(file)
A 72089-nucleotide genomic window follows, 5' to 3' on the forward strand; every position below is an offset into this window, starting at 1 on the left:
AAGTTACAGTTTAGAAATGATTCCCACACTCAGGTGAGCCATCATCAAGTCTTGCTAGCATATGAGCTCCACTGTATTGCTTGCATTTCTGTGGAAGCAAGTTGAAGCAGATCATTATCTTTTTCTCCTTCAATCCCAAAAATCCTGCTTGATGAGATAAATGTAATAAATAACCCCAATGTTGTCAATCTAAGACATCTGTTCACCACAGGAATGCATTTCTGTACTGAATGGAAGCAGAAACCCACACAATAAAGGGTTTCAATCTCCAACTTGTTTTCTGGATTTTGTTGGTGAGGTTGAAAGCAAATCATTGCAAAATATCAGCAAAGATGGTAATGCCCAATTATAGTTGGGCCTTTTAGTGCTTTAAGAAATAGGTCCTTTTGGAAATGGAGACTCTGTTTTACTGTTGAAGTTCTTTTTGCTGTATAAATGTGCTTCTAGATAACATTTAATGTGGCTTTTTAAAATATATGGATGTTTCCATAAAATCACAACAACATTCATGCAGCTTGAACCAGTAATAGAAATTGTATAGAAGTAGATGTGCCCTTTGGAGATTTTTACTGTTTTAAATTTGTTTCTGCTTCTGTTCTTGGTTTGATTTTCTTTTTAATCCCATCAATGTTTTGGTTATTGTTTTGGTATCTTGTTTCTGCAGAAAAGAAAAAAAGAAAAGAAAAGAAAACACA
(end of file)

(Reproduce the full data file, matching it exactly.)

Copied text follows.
A 72089-nucleotide genomic window follows, 5' to 3' on the forward strand; every position below is an offset into this window, starting at 1 on the left:
AAGTTACAGTTTAGAAATGATTCCCACACTCAGGTGAGCCATCATCAAGTCTTGCTAGCATATGAGCTCCACTGTATTGCTTGCATTTCTGTGGAAGCAAGTTGAAGCAGATCATTATCTTTTTCTCCTTCAATCCCAAAAATCCTGCTTGATGAGATAAATGTAATAAATAACCCCAATGTTGTCAATCTAAGACATCTGTTCACCACAGGAATGCATTTCTGTACTGAATGGAAGCAGAAACCCACACAATAAAGGGTTTCAATCTCCAACTTGTTTTCTGGATTTTGTTGGTGAGGTTGAAAGCAAATCATTGCAAAATATCAGCAAAGATGGTAATGCCCAATTATAGTTGGGCCTTTTAGTGCTTTAAGAAATAGGTCCTTTTGGAAATGGAGACTCTGTTTTACTGTTGAAGTTCTTTTTGCTGTATAAATGTGCTTCTAGATAACATTTAATGTGGCTTTTTAAAATATATGGATGTTTCCATAAAATCACAACAACATTCATGCAGCTTGAACCAGTAATAGAAATTGTATAGAAGTAGATGTGCCCTTTGGAGATTTTTACTGTTTTAAATTTGTTTCTGCTTCTGTTCTTGGTTTGATTTTCTTTTTAATCCCATCAATGTTTTGGTTATTGTTTTGGTATCTTGTTTCTGCAGAAAAGAAAAAAAGAAAAGAAAAGAAAACACA